During the last several decades, many African countries have tried to engage in state reconstruction and provide themselves with more effective governing systems. Specifically, the effort has been directed towards securing the types of laws and institutions that can help them effectively manage diversity, enhance peaceful coexistence, protect the rights of citizens, including those of minorities, and provide mechanisms for the creation of the wealth that they need to deal fully with poverty and material deprivation. Unfortunately, most of these countries have failed to understand why the process through which institutional reforms are undertaken—whether the process is top-down and elite-driven or bottom-up, participatory, and inclusive—is important. A participatory process ensures that the outcome are laws and institutions that reflect the ideals, values, and aspirations of each country’s relevant stakeholders.

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John M. Mbaku

Before a country embarks on constitutional design, a political foundation must be established. Such a foundation includes developing the constitutional principles on which the constitution would be based and which would constrain the drafters; determining the nature of citizen participation; how the committee tasked with drafting the constitution (i.e., the constituent assembly) will be chosen and constrained; and how the constitution will be ratified. It is important that constitution making is placed in a context that emphasizes rationality and impartiality, while minimizing all forms of opportunism and balancing the interests of the present with those of future generations. Finally, constitutional design must center around protecting the fundamental rights of all citizens, including those of minorities.

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John M. Mbaku

While a constitution has many functions, three of the most important are to (1) define and protect the rights of citizens; (2) establish the governing process or machinery of government; and (3) determine how amendments to the constitution would be undertaken. In drafting the constitution, it is important to consider three types of legitimacy—upstream, process, and downstream legitimacy. The final constitutional draft will enjoy upstream legitimacy if the constituent assembly is chosen through free, fair and credible nation-wide elections; process legitimacy if the constituent assembly makes its decisions democratically; and downstream legitimacy if the constitution is ratified through a process that enhances and embodies the popular will (e.g., by nation-wide referendum).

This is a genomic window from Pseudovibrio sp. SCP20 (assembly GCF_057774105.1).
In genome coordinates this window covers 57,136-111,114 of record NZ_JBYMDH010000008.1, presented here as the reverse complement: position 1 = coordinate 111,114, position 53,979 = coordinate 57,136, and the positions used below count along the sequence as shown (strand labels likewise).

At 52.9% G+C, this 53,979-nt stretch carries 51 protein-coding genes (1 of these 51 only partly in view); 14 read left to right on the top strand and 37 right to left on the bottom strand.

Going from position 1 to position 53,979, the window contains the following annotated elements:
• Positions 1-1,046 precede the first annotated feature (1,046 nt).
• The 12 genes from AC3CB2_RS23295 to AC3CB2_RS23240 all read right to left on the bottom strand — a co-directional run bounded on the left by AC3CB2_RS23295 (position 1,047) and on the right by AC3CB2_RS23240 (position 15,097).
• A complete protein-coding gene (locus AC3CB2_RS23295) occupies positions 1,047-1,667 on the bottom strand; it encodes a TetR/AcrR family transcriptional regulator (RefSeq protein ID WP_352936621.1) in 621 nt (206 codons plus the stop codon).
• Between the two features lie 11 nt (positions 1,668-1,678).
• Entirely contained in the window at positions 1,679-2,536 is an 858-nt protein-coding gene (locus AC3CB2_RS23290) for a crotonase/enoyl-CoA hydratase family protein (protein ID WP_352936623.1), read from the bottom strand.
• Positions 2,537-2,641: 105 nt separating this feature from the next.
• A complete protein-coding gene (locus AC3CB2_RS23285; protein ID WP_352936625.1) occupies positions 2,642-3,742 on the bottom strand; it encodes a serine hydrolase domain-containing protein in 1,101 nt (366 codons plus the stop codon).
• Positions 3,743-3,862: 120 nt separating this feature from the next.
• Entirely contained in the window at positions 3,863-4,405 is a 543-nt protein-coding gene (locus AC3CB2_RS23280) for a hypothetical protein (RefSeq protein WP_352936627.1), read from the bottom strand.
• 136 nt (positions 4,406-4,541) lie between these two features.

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John M. Mbaku

Respect for and voluntary acceptance of the law by a majority of citizens is critical to the maintenance of law and order in any country. In fact, it is very difficult to maintain a constitutional order if the majority of citizens do not voluntarily accept and respect the law. Citizens are not likely to voluntarily accept and respect the law if they do not view the constitution and hence, the governmental regime, as legitimate. Legitimacy is enhanced if (1) the laws are those that the people can and are willing to obey; (2) the people see the law as a mechanism for organizing their private lives; and (3) citizens, especially members of minority ethnic and religious groups, see the law as protecting their beliefs and practices, as well as their customs and traditions, from infringement by state- and non-state actors.

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John M. Mbaku

In seeking ways to protect the rights of minorities, African countries can benefit from an understanding of U.S. constitutional practice. First, African countries can benefit from understanding how the American Republic has made constitutional democracy work. Second, governance in the African countries can be informed by the ideas and principles that are central to the successful practice of constitutionalism and constitutional government in the United States, which include constitutional federalism, separation of powers, and judicial review.